The latter half of the 2000s saw the Philadelphia Phillies and Florida Marlins headed in diverging directions. Between 2005-2009, Philadelphia’s 447 wins and .552 winning percentage ranked 4th and 5th, respectively, among MLB teams. The Phils captured two NL pennants, including a World Series title in 2008. As for the Marlins, they finished 18th and 19th in those categories, winning 403 games, which was not even half of their games (.498 winning percentage).
With news of longtime Marlins killer Ryan Zimmerman announcing his retirement earlier this week, another Ryan with NL East ties, Ryan Howard, comes to mind.
Howard hit 382 home runs over his 13 big league seasons. He produced especially well against Miami pitching, hitting 41 homers and posting a collective .286/.397/.578 slash line in 171 career games. Putting that in the context of Howard’s MLB peak—from 2006-2011, he averaged .274/.370/.559, 44 HR, and 123 RBI (139 OPS+)—we see that the Fish had the misfortune have of facing the best version of him.
After nabbing NL Rookie of the Year honors in 2005, Howard took his talents into another stratosphere in 2006. He won the National League’s MVP award with an extraordinary 1.084 OPS. Howard ought to credit the Marlins pitching staff for that hardware. He humiliated them in a way that no other offensive player has done since.
Over 84 plate appearances, Howard hit .482 with 9 home runs, driving in 21. But even that is selling his performance short.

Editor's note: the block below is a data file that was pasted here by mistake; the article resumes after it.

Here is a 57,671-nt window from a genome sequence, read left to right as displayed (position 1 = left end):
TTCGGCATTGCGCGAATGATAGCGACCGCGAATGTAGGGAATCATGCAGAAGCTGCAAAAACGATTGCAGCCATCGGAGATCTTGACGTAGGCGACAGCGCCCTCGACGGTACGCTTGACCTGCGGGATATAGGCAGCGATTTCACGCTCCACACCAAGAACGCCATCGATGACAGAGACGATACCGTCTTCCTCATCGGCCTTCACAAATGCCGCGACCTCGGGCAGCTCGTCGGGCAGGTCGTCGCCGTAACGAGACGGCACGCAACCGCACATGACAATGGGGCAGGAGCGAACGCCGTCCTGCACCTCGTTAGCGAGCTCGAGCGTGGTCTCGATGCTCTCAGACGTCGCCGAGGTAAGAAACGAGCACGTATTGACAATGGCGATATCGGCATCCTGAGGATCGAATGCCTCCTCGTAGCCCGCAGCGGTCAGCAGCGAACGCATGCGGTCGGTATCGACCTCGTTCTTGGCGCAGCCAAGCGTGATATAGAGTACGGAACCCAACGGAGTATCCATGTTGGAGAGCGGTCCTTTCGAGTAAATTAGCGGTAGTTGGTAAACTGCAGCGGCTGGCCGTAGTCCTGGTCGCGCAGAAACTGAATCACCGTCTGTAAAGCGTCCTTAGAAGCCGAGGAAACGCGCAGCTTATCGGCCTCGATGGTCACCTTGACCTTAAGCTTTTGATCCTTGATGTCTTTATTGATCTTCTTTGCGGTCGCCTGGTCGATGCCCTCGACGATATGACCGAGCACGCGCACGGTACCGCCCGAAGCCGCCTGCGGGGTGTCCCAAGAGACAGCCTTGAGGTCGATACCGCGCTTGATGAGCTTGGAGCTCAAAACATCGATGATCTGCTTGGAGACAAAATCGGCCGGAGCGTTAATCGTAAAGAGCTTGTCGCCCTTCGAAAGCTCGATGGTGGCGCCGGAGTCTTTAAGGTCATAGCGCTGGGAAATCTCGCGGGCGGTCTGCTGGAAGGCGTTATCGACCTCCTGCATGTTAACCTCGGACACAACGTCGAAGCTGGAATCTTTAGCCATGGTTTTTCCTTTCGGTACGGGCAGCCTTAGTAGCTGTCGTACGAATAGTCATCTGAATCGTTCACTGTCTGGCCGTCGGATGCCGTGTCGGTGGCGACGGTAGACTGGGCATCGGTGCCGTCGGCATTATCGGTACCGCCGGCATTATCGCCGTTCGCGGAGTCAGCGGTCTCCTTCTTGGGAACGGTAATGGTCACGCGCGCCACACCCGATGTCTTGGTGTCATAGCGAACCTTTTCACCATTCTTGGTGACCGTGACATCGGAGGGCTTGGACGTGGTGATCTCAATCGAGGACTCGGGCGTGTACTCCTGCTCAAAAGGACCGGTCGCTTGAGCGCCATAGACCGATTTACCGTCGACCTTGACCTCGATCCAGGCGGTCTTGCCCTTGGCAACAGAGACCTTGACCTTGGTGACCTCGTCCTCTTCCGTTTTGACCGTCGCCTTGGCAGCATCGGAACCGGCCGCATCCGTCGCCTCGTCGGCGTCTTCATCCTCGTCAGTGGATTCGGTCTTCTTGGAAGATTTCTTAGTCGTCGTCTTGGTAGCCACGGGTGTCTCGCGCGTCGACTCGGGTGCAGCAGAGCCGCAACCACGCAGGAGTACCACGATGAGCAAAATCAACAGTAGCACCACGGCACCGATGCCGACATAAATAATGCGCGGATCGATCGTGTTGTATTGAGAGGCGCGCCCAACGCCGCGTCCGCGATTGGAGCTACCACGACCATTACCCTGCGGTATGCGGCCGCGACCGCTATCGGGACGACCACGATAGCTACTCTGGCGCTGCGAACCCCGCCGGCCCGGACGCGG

Looking at slugging percentage, we see that 2006 Howard is the best single-season division rival that Miami pitching has ever faced, slugging 1.074. The next closest hitter, Bobby Abreu in 2001, sits well behind Howard at .817.
Howard was particularly unkind to then-Marlin Scott Olsen. In 14 trips to the plate against Olsen, Howard hit .583/.643/1.250, taking him deep twice on September 8.
Ryan Howard was so feared by the Fish that manager Joe Girardi refused to pitch to him on 11 occasions. The left-handed slugger drew 26 total walks against the ‘06 team. In 2021 alone, 3 hitters who qualified for the batting title—Tim Anderson, Kyle Farmer, and José Iglesias—drew fewer walks than that over the course of their full seasons. Thanks to his keen eye against the Marlins, Howard’s .667 OBP is the highest all-time single-season mark against the club.
Known for his propensity to strike out, something he did 181 times in 2006, Howard only struck out in 8.4-percent of his plate appearances against the Marlins that season. That contributed to an unheard of 2.6 BB/SO ratio in those matchups.
Howard’s overall production fell off abruptly during his final five seasons following a torn Achilles tendon injury (.226/.292./427, 95 OPS+). The Marlins exacted some revenge against him as the Phils continued to slot him into the everyday lineup despite his diminished skills. However, for an extended period, the man dubbed “the Big Piece” elicited equal amounts of fear and high praise. Those who witnessed his 2006 rampage up close may still be scarred to this day.